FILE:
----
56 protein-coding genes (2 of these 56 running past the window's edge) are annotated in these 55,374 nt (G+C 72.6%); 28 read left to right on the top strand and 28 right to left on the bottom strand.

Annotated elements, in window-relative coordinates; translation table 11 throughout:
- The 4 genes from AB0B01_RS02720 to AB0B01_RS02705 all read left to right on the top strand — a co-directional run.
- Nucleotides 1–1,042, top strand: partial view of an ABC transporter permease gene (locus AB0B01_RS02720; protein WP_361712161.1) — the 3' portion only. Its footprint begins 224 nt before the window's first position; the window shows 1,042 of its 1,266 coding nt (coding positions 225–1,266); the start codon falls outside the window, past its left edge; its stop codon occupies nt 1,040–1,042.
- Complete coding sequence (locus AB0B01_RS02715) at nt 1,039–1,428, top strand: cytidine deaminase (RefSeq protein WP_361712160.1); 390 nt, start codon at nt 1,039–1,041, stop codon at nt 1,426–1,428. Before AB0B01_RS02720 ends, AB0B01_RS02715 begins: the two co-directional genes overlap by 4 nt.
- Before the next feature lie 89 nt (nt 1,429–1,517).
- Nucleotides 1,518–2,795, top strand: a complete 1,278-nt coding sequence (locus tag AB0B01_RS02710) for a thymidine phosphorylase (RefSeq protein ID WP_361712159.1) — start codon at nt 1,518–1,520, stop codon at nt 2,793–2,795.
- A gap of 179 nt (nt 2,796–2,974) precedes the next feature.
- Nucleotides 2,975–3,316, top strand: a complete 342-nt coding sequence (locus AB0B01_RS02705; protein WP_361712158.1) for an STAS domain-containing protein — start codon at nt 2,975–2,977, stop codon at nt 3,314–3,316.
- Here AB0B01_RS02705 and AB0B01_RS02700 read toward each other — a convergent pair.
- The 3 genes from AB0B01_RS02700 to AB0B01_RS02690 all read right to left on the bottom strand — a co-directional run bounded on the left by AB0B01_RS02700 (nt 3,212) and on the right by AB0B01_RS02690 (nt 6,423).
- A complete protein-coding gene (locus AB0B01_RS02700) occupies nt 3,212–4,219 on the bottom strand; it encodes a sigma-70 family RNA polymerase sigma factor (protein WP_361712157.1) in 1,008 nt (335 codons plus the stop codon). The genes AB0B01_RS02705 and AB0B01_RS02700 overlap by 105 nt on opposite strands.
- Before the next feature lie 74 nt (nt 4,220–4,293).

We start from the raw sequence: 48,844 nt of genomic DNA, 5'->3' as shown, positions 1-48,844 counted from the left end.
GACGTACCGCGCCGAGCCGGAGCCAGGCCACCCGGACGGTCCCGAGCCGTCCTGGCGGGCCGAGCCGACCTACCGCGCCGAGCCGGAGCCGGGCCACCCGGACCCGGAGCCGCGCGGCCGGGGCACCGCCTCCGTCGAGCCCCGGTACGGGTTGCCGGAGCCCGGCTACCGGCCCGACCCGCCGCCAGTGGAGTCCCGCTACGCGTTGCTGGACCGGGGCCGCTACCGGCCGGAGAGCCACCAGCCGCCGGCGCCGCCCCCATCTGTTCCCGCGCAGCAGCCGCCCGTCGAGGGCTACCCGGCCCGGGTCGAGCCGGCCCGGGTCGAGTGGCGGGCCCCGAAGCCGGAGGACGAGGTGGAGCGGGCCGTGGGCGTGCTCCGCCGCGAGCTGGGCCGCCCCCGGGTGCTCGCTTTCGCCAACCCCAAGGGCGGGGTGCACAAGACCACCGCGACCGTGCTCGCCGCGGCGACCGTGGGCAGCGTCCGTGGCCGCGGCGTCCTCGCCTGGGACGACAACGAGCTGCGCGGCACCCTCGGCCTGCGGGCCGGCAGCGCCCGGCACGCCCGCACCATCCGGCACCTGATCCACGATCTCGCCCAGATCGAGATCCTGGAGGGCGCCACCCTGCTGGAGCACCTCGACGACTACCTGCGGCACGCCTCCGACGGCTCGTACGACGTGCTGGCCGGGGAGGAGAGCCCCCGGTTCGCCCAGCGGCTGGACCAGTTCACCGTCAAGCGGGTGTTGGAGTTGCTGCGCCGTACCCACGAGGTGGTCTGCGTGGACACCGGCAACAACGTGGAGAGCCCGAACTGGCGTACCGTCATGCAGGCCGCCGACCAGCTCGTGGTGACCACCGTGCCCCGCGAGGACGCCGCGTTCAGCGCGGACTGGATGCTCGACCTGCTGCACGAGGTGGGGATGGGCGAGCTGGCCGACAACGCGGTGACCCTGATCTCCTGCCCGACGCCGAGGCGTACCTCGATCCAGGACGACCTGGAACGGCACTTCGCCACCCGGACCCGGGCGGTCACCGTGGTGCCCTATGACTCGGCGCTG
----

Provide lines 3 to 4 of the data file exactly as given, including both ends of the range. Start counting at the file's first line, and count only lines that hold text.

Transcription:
- The 4 genes from AB0B01_RS02720 to AB0B01_RS02705 all read left to right on the top strand — a co-directional run.
- Nucleotides 1–1,042, top strand: partial view of an ABC transporter permease gene (locus AB0B01_RS02720; protein WP_361712161.1) — the 3' portion only. Its footprint begins 224 nt before the window's first position; the window shows 1,042 of its 1,266 coding nt (coding positions 225–1,266); the start codon falls outside the window, past its left edge; its stop codon occupies nt 1,040–1,042.